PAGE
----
Whitworth said Greenville was lucky to have a river through downtown complete with a scenic waterfall. It built around that asset, but even that alone wasn’t enough.

“Our downtown was four lanes of moving traffic with parallel parking,” she said. “It was not an attractive place to be. So we narrowed down the street.”

Greenville instead gave that space over to pedestrians. The widened sidewalks gave way to large, outdoor café areas that bolstered the retail district.

4. Build a Critical Mass

Robert Stark, a mixed-use developer with Stark Enterprises, said his successful projects in his hometown Cleveland have come by taking advantage of the city’s existing resources.

“If you or your project can connect existing community assets, you’re a winner,” Stark said.

In Cleveland and elsewhere, the flight to the suburbs over the last 60 years left a generation of underused low-end office and warehouse space in cities. But those properties became an advantage that gave way to the current boom in downtown housing: they were ideal spots to convert to residential.

Once people started living downtown again-15,000 people moved back into Cleveland’s central business district in the last five years with more on the way – amenities had to follow them back downtown as well.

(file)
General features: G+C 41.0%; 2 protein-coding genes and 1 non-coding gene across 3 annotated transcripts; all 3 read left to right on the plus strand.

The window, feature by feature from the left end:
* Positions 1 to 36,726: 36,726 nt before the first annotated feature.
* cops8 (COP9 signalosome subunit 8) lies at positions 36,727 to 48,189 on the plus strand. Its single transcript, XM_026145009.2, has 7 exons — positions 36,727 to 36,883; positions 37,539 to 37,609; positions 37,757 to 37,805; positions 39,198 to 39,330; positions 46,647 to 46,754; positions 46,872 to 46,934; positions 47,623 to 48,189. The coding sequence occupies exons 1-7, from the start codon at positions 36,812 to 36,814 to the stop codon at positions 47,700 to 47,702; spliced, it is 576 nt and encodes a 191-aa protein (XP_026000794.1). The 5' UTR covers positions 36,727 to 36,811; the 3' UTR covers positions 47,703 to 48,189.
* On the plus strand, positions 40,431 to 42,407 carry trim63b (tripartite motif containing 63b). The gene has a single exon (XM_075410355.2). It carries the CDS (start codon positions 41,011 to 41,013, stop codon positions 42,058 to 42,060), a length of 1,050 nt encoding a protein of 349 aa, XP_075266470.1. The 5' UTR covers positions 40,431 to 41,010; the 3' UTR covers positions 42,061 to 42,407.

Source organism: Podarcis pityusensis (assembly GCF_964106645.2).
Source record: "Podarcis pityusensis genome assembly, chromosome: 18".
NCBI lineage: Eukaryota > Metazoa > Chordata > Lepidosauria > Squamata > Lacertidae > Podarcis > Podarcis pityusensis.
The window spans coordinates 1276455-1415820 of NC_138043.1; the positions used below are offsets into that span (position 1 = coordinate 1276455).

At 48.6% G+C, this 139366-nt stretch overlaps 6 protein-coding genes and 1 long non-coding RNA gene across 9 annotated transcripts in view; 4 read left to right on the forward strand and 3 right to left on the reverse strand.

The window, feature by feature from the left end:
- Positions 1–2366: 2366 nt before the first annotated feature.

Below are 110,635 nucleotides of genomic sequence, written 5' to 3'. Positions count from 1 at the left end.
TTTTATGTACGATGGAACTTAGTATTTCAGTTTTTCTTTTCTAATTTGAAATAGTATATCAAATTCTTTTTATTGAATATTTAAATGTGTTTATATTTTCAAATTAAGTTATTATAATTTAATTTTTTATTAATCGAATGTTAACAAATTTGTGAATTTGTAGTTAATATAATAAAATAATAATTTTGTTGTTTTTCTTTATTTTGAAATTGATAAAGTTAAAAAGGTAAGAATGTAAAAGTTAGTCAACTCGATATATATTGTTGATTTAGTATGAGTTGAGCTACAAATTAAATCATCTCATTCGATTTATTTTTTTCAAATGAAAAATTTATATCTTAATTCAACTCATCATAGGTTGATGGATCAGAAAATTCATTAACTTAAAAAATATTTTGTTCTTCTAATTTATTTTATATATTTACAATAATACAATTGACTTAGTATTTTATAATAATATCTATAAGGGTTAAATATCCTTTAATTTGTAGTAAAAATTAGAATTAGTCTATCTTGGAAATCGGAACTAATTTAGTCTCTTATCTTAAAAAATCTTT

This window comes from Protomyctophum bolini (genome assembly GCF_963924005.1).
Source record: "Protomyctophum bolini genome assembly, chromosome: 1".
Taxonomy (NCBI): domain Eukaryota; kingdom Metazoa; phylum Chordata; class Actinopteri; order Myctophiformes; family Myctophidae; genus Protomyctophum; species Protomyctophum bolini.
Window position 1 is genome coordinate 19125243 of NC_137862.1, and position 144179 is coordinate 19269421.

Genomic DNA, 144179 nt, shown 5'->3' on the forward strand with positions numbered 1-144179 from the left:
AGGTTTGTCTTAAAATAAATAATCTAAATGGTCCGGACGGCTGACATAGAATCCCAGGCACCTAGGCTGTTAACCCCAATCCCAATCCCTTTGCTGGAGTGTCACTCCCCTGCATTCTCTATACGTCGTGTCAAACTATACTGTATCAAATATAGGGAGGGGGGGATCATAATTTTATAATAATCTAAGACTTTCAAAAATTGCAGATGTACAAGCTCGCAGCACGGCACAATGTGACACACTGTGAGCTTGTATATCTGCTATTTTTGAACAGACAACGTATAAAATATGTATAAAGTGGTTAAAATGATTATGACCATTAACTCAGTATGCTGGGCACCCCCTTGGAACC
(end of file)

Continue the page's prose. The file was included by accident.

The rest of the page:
“Transformational, critical mass retail development, requires mixed-use,” Stark said. “Anyone will agree. That’s what the urban condition is about: it’s dense, mixed-use, and putting people on top of each other who are doing different things at the same time who come down to the street and create this energy, this tension … between people.”

5. Clear Roadblocks

After you’ve established that the market is truly there, attracting high-end tenants is all about making sure there’s a clear path to opening, said Carl Goertemoeller, Macy’s vice president of real estate.

He said local officials need to identify project detractors early on. You’ll have to appease them eventually, so it makes sense to appease them early.

And he returned to the old saw of procedural and regulatory hurdles. Highly sought-after tenants likely have several potential locations that meet their needs. They won’t always be willing to stick around through a maze of restrictions.

“If researchers say this is a top opportunity, they’ll fight,” he said. “If it’s a marginal site, governmental factors are a check in the negative column. If it’s too difficult, they’ll say they’re moving on.”

Cities should use their knowledge of their community to their advantage when trying to sell a tenant on a location, he said.

If you’re driving a tenant around, for example, don’t just take them from one spot to another. Pull out a full-sized map, circle the full area they’ll pull customers from, and explain how all the surrounding neighborhoods complement the downtown area, he suggested.

“The greatness of an urban core is built on the greatness of surrounding neighborhoods,” he said. “Make sure your retailer understands how those neighborhoods rate.”